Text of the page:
My first car was a 1971 Chevelle. It was a beater that my Uncle Pol gave me. The grill was missing, there was significant rust damage all over the body. The floor pan on the driver’s side was gone, replaced by a piece of plywood. There was unfinished Bondo patched here and there. It only had a Straight Six engine.
But, I’ll tell you something: I loved that car.
It was my first. It was my gateway to freedom. It was driving down 237 West with no traffic, windows rolled down, sunset gleaming red/orange/yellow behind me, heading home to Milpitas. It was getting myself to Mark’s Books on East Calaveras without having to ask my dad for a ride. It was driving down to San Jose to meet my prom date’s family.
Sure, it wasn’t sexy or exciting. It wasn’t shiny or impressive. But, it was my first car.
I loved that car.
She had a few choice nicknames when I owned her. I called her the “Battle Wagon”. My high school buddies called it “The Bomber”. Later on, it became “****-Mobile” and “Endless Frustration”.
The Chevelle was breaking down. My dad and I weren’t gear heads. Trying to maintain it’s drive-ability was getting more and more difficult. We replaced the starter twice (later finding out that Chevelle’s had frequent problems with the starter). The wind shield wipers stopped working when I was driving home in the rain. The list of things to fix started piling up. She was starting to show her age. The luster of owning my first car had dimmed to owning a piece of broken down ****.
I had started to forget why I loved that car.
Eventually, I decided to give it up. I was embarrassed driving her around. I was young and eager to impress pretty girls. I gave her back to my Uncle Pol and never saw her again. I bought an 86 Accord LXi with a moonroof and nice wheels. I was caught up in the superficial. I never looked back.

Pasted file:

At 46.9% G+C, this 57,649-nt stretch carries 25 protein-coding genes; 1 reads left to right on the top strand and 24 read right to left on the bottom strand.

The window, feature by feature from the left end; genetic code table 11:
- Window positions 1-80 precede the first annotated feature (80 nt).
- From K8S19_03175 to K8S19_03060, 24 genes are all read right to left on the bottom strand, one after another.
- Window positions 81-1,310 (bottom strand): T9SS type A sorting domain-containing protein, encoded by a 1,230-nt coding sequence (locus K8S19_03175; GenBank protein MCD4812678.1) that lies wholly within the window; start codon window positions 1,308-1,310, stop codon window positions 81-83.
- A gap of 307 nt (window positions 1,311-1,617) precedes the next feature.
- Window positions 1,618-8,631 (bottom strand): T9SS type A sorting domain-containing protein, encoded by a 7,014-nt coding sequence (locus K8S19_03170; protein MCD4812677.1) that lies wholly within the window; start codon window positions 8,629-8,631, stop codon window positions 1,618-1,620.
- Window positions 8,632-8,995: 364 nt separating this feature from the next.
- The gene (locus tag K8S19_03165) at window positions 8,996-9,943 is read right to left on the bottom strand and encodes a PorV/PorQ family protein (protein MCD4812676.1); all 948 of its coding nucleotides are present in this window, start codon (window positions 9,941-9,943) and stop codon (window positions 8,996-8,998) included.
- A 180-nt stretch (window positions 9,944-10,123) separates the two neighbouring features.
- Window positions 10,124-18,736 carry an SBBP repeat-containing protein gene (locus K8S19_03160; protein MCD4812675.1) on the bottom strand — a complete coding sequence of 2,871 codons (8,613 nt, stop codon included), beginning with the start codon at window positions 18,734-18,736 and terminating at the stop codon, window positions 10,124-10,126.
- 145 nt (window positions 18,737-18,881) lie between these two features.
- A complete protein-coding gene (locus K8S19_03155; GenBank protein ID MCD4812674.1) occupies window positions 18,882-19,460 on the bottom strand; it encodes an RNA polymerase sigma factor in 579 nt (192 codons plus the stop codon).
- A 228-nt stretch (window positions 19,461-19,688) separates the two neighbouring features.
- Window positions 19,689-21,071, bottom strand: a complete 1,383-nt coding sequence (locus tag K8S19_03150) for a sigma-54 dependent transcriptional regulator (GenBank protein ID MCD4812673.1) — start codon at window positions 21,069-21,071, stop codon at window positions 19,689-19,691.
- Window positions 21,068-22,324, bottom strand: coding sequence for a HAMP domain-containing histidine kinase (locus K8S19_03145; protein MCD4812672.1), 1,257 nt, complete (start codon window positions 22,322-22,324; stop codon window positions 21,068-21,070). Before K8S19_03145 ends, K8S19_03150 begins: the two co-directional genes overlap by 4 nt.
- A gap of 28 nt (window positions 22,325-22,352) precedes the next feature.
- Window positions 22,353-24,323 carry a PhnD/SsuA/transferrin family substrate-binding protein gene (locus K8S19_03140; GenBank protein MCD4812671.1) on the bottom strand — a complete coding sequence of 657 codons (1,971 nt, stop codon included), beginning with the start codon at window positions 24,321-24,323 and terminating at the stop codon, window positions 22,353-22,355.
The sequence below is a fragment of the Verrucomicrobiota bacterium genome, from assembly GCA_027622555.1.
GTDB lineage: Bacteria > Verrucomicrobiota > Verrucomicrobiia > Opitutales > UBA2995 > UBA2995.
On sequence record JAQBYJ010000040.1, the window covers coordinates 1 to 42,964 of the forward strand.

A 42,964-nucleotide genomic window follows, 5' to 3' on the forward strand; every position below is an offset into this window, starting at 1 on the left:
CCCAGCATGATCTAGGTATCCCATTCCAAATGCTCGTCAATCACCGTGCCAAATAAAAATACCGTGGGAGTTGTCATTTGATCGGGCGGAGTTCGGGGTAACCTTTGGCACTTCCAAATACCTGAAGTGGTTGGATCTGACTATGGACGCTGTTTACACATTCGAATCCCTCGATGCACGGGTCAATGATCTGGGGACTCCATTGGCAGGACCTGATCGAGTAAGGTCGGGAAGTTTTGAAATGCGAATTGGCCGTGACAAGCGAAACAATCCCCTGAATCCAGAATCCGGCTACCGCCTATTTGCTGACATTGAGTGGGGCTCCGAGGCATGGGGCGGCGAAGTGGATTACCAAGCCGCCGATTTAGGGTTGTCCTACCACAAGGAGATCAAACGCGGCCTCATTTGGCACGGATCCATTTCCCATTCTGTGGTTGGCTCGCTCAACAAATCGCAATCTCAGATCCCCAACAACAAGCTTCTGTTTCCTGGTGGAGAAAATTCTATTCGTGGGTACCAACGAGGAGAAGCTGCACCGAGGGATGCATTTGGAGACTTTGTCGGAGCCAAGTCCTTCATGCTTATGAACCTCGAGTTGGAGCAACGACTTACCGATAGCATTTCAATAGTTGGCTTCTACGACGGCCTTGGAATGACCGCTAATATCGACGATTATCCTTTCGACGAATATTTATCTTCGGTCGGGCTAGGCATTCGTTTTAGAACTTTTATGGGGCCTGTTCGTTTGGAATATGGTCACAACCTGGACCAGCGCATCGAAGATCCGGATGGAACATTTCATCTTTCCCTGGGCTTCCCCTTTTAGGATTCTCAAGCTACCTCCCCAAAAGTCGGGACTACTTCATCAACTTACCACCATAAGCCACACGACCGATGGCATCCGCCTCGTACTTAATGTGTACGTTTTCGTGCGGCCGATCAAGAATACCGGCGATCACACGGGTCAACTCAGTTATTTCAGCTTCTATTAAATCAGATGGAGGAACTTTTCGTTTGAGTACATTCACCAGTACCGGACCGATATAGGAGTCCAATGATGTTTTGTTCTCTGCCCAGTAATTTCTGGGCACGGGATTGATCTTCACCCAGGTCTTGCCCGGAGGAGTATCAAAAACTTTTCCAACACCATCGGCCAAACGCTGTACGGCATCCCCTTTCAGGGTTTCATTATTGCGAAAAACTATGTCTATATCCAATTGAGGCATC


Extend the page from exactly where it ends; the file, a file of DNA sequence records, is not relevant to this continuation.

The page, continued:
I had totally forgotten why I loved that car.
This was before eBay. This was before the Internet opened up opportunities to find replacement parts, before learning how easy it was to find car clubs and online communities that would’ve guided me in her restoration, before the Chevelle became a sought after prize. If I knew then what I know now, I would’ve held on to her. I would’ve been patient. I would’ve saved my money, bought replacement part after cherished replacement part, and learned to bring her back to her original glory.
That was fourteen years ago. My memories of her, my 1971 Chevelle, are not as vivid as they used to be. And, though I regret letting her go, I now remember why I loved her.
She was my first. She was my gateway to freedom. She was driving me down 237 West with no traffic, windows rolled down, sunset gleaming red/orange/yellow behind me, heading home to Milpitas. She was getting me to Mark’s Books on East Calaveras without having to ask my dad for a ride. She was driving me down to San Jose to meet my prom date’s family.
She was my constant companion for three years.
I loved my first car.
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